Test of Practicality of a measuring instrument

Test of Practicality of a measuring instrument

The practicality attribute of a measuring instrument can be estimated regarding its economy, convenience and interpretability. From the operational point of view, the measuring instrument needs to be practical. In other words, it should be economical, convenient and interpreted.

Economy consideration suggests that some mutual benefit is required between the ideal research project and that which the budget can afford. The length of measuring instrument is an important area where economic pressures are swiftly felt. Even though more items give better reliability, in the interest of limiting the interview or observation time, we have to take only few items for the study purpose. Similarly, the data-collection methods, which are to be used, occasionally depend upon economic factors.

Convenience test suggests that the measuring instrument should be easily manageable. For this purpose, one should pay proper attention to the layout of the measuring instrument. For example, a questionnaire with clear instructions and illustrated examples is comparatively more effective and easier to complete than the questionnaire that lacks these features. Interpretability consideration is especially important when persons other than the designers of the test are to interpret the results. In order to be interpretable, the measuring instrument must be supplemented by the following:

  1. detailed instructions for administering the test,
  2. scoring keys,
  3. evidence about the reliability, and
  4. guides for using the test and interpreting results.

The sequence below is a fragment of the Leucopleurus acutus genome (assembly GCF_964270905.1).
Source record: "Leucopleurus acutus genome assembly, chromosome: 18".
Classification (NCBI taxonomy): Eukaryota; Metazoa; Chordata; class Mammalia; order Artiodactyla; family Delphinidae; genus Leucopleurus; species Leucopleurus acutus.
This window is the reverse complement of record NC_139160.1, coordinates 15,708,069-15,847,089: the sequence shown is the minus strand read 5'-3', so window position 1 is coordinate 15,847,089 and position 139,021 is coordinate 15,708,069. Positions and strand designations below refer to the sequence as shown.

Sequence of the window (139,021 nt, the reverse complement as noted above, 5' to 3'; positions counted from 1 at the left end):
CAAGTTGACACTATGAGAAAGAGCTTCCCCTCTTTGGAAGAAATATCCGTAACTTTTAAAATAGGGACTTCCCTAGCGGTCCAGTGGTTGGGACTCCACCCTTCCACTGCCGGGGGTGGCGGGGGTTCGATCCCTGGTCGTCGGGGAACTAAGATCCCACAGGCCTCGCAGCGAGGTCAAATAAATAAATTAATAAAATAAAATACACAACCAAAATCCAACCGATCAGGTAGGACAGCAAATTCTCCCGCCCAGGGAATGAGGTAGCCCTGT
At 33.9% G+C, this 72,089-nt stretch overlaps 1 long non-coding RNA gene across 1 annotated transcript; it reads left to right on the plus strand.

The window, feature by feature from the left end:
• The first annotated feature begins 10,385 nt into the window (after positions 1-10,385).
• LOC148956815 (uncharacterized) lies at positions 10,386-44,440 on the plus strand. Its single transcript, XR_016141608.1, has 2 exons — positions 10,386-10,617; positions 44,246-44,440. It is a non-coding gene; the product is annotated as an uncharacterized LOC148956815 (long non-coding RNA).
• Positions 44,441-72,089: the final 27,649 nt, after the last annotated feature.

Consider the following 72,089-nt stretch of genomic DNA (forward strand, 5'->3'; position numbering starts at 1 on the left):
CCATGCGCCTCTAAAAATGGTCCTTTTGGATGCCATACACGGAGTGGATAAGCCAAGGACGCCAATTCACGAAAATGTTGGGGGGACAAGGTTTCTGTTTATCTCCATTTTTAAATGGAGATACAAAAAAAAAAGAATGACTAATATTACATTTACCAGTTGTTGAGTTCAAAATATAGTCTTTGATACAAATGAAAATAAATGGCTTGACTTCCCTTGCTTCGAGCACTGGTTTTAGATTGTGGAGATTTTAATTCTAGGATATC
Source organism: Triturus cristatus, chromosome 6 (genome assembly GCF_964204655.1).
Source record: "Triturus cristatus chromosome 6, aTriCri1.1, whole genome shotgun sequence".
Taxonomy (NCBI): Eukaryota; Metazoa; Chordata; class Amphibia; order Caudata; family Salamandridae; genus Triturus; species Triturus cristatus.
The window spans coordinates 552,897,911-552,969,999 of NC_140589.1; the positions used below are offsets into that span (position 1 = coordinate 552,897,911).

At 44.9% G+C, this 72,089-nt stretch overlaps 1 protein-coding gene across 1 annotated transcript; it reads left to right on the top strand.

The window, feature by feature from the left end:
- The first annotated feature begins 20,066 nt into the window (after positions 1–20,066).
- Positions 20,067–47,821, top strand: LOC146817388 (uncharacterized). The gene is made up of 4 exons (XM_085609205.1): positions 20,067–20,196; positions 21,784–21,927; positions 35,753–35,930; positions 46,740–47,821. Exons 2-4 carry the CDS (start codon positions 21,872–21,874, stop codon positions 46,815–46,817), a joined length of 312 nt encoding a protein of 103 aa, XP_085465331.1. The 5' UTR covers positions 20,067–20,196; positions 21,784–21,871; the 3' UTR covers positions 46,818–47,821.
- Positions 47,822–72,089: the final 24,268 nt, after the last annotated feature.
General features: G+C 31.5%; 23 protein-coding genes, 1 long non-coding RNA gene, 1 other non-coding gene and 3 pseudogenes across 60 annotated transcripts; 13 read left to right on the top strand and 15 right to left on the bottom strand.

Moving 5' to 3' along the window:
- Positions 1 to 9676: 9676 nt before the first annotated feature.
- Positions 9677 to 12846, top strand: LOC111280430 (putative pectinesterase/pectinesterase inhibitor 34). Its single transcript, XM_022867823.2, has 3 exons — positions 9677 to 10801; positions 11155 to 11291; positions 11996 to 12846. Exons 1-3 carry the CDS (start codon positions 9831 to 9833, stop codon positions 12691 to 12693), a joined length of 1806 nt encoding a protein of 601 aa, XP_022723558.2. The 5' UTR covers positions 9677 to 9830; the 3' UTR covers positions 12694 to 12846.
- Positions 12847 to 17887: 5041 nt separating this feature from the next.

Tests of Sound Measurement

While evaluating a measurement tool, three major considerations must be taken into account: validity, reliability and practicality. A sound measurement should fulfill all of these tests.

Test of Validity

It is the most important criterion. It indicates the degree to which an instrument measures what it is supposed to measure. There are three types of validity: Content validity, Criterion-related validity, and Construct validity.

Content validity refers to the extent to which a measuring instrument adequately covers the topic under study. Its determination is mainly judgmental and intuitive. It cannot be expressed in numerical terms. It can also be determined by a panel of persons who judge the extent of the measuring instruments standards.

Criterion-related validity refers to our ability to predict or estimate the existence of a current condition. It reflects the success of measures used for empirical estimating purposes. Criterion-related validity is expressed as the coefficient of correlation between the test scores. Here, the concerned criterion must possess the following characteristics:

  • Relevance: When a criterion is defined in terms judged to be the proper measures, it is known to be relevant.
  • Unbiased: When the criterion provides each subject an equal opportunity to score, it is unbiased.
  • Reliability: When a criterion is stable or reproducible, it is considered as reliable.
  • Availability: The information specified by the criterion should be easily available.

Construct validity is most complex and abstract. It is the extent up to which the scores can be accounted for by the explanatory constructs of a sound theory. Its determination requires association of a set of other propositions with the results received from using the measurement instrument. If the measurements correlate with the other propositions as per our predictions, it can be concluded that there is some degree of construct validity.

If the above criteria are met, we may conclude that our measuring instrument is valid and provides correct measurement; if not, we may have to look for more information and/or depend on judgment.